The keynote speaker, Dr Jatinder Bhatia, a professor of paediatrics at Augusta University, Atlanta, Georgia, highlighted iron requirements as a specific need for infants in his presentation. The right nutrition during the first 1,000 days can have an important impact on a child’s ability to grow and learn, and iron deficiency remains a public health concern for Jamaica.”

This sounds like a poor effort at pretending to care about nutrition. Iron is something the company can easily put in its products: where is their concern for vaccine damaged children, or consumers of toxic chemicals such as aspartame?

Aspartame literally turns into formaldehyde and methanol in the body, and is responsible for an array of health problems, but Nestlé doesn’t mind promoting it. This webpage from Nestlé India promotes aspartame as a healthy alternative to sugar.

These PR efforts are also occurring in PakistanIndia, Nigeria, and probably many more countries.

According to an article titled “Nestle Urges Nigerians to Lead Healthier Lives”:

“Nestlé Nigeria has embarked on a nutrition education campaign with various programmes to help individuals and families, parents and children live healthier.

In a statement made available to THISDAY over the weekend, Nestlé stated that “it will continue to inspire people to lead healthier lives, raising awareness and deeper understanding about nutrition, and promoting healthy cooking, eating and lifestyles through education programmes on various channels in line with its conviction that healthier lives are happier lives.”

It doesn’t get more fake than this: giant corporations with track records of not caring about people promoting nutrition. In this world, it isn’t easy to know what health is. We live in a time where vaccines containing toxic metals are lauded as miracles of science, and food containing cancer causing, endocrine disrupting chemicals is consumed without a second thought.

The building blocks of our bodies, vitamins and minerals, are ignored by “health care professionals.” Nestlé will strategically promote iron because it’s easy to put in their products, but won’t say a damn thing about how sugar depletes magnesium in the body. They won’t say anything about essential components of health such as magnesium, zinc, vitamin c, vitamin e, or anything of the like.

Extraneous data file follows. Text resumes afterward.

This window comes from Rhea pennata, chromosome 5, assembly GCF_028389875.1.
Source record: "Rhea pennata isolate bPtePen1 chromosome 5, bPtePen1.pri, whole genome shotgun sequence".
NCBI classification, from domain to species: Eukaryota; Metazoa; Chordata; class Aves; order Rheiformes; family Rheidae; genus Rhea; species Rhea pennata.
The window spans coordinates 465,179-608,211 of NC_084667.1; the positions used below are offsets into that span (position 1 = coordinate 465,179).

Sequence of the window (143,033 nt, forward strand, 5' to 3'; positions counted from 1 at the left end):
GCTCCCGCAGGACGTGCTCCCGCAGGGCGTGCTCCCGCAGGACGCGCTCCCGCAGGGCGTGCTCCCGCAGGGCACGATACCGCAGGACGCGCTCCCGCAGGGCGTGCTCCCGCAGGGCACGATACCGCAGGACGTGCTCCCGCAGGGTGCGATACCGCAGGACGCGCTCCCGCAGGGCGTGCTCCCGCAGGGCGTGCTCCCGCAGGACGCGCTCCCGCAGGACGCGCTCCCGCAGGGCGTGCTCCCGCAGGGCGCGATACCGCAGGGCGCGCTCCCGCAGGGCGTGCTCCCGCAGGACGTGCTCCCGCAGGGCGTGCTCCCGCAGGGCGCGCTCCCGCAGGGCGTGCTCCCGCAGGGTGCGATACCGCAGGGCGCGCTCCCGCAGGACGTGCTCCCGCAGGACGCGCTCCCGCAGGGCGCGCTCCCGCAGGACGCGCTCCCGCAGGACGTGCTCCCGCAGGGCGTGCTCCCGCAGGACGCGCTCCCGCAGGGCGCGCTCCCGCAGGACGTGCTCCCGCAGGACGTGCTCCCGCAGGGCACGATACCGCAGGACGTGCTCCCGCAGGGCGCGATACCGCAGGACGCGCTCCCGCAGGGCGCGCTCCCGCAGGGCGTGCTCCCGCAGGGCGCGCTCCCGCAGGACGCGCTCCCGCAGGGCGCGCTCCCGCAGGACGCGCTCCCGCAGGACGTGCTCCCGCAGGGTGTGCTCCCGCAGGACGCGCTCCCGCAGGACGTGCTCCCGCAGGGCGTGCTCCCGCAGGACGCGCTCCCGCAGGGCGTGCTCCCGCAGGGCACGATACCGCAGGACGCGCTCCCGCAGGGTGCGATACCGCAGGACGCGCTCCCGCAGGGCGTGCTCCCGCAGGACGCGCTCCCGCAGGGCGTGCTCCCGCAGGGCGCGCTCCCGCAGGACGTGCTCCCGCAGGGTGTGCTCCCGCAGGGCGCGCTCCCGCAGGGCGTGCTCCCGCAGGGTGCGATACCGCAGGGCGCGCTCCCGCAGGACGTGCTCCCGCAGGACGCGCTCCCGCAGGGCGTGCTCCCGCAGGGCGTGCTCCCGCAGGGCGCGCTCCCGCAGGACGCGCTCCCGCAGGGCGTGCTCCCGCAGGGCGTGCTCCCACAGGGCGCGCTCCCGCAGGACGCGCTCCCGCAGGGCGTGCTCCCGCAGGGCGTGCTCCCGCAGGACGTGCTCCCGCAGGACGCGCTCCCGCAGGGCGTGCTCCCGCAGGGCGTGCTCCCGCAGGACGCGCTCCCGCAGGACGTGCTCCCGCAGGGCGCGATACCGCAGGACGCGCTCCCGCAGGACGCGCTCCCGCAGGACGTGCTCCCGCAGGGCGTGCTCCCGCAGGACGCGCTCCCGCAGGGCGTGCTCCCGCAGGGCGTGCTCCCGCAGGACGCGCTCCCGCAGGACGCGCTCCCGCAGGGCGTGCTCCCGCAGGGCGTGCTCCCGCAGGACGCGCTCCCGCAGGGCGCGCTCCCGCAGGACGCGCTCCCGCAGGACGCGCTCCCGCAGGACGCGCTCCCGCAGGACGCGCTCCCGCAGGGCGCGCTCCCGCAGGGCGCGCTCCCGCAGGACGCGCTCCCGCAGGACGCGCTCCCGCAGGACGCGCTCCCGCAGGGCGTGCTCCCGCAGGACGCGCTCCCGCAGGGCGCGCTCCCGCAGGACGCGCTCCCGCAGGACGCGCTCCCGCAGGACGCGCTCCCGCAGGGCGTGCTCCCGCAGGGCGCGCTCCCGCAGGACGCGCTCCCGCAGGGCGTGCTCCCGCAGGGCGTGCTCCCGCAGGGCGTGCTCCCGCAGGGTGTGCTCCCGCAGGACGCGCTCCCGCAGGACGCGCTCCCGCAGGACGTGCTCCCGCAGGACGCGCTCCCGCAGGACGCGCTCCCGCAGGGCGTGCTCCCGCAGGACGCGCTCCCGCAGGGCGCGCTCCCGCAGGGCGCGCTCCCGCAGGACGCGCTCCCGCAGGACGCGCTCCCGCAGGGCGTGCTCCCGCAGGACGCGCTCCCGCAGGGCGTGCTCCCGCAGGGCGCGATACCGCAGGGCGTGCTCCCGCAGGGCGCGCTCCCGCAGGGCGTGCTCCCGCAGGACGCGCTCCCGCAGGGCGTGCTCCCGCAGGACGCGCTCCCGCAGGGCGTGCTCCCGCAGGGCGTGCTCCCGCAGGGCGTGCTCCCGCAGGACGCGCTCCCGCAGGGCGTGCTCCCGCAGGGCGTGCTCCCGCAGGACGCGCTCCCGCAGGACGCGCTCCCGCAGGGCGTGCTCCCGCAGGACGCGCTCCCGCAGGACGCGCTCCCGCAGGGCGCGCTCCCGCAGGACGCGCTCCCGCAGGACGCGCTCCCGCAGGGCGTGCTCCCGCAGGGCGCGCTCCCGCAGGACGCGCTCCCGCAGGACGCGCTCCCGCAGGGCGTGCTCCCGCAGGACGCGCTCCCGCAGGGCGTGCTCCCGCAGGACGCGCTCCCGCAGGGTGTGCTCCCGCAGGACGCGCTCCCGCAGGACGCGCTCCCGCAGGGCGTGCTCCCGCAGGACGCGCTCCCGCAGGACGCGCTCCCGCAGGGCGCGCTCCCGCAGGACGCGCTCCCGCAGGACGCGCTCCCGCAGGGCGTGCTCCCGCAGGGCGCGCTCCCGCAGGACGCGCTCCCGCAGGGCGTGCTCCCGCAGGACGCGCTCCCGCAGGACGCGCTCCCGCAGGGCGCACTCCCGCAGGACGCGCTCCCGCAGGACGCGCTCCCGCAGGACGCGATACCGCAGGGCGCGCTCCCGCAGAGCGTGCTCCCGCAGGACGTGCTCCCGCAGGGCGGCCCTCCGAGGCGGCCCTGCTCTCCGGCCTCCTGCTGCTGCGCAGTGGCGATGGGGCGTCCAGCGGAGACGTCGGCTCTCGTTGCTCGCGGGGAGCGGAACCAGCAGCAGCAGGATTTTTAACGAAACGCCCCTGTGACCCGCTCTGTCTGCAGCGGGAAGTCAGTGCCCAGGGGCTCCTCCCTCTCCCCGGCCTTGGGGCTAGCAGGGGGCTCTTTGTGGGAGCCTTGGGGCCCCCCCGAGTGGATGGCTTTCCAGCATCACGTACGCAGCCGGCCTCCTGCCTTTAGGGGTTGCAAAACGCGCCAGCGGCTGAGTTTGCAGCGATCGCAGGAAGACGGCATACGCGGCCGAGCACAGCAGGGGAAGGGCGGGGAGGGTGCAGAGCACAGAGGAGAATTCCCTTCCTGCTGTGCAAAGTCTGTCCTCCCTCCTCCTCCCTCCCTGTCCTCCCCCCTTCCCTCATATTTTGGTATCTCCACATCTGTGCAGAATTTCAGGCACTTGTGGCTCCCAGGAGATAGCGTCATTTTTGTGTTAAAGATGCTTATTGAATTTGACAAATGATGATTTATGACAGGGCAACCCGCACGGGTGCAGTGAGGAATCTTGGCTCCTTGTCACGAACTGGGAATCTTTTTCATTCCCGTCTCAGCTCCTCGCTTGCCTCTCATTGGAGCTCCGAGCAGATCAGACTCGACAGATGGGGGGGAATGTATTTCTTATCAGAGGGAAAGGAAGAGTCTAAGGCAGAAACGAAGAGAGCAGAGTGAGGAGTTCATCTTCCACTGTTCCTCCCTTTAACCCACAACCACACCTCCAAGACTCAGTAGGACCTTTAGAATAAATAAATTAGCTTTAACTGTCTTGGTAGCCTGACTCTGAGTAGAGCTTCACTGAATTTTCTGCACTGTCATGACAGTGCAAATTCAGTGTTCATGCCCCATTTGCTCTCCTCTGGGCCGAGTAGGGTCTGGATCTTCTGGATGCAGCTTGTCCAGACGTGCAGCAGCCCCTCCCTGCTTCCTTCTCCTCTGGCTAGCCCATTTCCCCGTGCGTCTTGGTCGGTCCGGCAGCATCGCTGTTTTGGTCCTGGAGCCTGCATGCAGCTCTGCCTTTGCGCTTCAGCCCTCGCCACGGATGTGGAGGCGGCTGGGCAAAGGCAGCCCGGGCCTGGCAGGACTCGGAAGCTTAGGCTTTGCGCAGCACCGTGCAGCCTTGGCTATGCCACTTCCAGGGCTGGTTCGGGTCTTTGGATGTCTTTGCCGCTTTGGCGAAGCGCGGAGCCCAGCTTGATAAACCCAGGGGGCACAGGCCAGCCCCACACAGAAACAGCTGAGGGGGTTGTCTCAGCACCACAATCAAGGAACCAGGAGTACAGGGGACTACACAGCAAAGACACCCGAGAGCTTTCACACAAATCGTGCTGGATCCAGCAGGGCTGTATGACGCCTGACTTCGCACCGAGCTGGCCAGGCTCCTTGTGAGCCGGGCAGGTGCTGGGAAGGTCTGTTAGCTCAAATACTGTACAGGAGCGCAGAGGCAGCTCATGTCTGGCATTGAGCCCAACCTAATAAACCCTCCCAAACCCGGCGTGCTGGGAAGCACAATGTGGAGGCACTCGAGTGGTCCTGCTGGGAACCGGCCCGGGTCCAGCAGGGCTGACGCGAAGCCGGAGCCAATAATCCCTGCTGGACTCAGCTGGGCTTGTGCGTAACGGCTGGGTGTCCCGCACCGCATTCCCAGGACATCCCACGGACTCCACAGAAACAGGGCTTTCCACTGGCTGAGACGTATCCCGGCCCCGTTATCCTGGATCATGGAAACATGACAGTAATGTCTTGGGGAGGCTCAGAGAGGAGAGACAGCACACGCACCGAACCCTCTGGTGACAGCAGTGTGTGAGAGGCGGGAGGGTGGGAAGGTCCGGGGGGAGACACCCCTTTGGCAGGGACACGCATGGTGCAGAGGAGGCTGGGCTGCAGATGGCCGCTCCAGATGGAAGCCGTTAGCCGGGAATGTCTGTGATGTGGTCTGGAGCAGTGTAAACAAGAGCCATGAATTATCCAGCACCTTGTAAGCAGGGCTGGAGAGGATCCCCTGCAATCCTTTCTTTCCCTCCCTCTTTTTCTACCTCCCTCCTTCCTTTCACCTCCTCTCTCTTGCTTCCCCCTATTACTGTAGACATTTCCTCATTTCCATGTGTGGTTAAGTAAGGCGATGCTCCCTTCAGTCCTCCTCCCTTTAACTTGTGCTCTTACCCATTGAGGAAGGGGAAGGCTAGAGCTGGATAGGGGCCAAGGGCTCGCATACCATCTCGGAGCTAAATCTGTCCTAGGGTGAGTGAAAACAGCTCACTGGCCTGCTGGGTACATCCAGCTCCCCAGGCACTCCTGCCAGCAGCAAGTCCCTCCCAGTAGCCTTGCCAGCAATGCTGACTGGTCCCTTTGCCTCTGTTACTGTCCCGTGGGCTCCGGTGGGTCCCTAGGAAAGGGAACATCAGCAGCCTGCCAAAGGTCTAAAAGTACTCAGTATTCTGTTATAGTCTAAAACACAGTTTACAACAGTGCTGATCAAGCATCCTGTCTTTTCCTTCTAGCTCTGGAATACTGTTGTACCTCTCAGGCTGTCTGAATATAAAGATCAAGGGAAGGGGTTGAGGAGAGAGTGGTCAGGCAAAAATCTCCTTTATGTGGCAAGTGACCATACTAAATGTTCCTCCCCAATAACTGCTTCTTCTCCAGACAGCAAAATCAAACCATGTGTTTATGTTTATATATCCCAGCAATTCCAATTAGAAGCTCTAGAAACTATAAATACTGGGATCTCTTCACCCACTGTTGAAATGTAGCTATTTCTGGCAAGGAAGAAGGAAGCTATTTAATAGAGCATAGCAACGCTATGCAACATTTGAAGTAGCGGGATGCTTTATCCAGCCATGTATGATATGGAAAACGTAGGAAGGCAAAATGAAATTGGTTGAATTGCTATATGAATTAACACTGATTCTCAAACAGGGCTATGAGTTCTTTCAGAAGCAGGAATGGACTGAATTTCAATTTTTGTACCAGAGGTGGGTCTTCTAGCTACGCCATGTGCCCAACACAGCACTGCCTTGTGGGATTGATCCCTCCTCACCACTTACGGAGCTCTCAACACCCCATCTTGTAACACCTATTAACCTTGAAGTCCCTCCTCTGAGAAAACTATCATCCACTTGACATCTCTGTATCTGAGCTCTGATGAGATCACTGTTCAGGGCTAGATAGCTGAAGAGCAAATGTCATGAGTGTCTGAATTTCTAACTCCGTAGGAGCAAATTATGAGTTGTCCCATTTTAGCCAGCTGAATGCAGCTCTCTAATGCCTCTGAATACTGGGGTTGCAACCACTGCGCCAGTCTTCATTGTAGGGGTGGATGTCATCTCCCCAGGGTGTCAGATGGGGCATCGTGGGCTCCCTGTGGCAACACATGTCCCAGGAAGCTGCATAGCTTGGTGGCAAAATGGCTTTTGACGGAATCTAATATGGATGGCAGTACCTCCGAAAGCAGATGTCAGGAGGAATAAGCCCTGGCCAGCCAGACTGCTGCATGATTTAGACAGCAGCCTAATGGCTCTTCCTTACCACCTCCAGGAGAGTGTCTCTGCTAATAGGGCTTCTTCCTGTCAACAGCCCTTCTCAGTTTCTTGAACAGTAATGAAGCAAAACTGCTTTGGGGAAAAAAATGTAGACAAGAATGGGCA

If they do put a vitamin or mineral in their products, best believe it’s an inferior, profitable version of it. They’ll load products with calcium carbonate and claim it has beneficial calcium, but that’s not a nutritious form of it: it’s a harmful form of calcium that no one would benefit from consuming.

Their form of calcium actually inhibits the body’s ability to absorb calcium. Calcium carbonate is also known as chalk.

In conclusion, hopefully this can be considered good news: this is a demonstration of the power of public opinion. Nestlé is having a hard time because people are outraged

Source*

Related Topics:

Neuroscience Shows Breastfeeding is not Just Milk*

Nestle Being Sued for $100 Million Dollars over Hazardous Lead in Food*

Nestle ‘Liberating’ Water from Drought Stricken Indian Reservation*

Nestlé Loses more Than $500 Million for Poisoning Maggi Noodles with Lead*

Nestlé to Control Canadian Water Supply that Effect 6 Indigenous Tribes*

Nestlé Gets to Control a Town’s Entire Groundwater for up to 45 Years*

Nestlé’s Bid To Squash a Child Slavery Suit Rejected*

Nestlé Removes GMOs from South African Baby Foods not U.S. Baby Foods*

Fear and Dejected Riddled Chocolate Brought to you By the Company that Believes Water is not a Human Right!

Nestlé’s Selling You Your Water!

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‘Tambourine Army’ Gathers Recruits as Jamaicans’ Anger over Child Sexual Abuse Grows*

‘Tambourine Army’ Gathers Recruits as Jamaicans’ Anger over Child Sexual Abuse Grows*

By Emma Lewis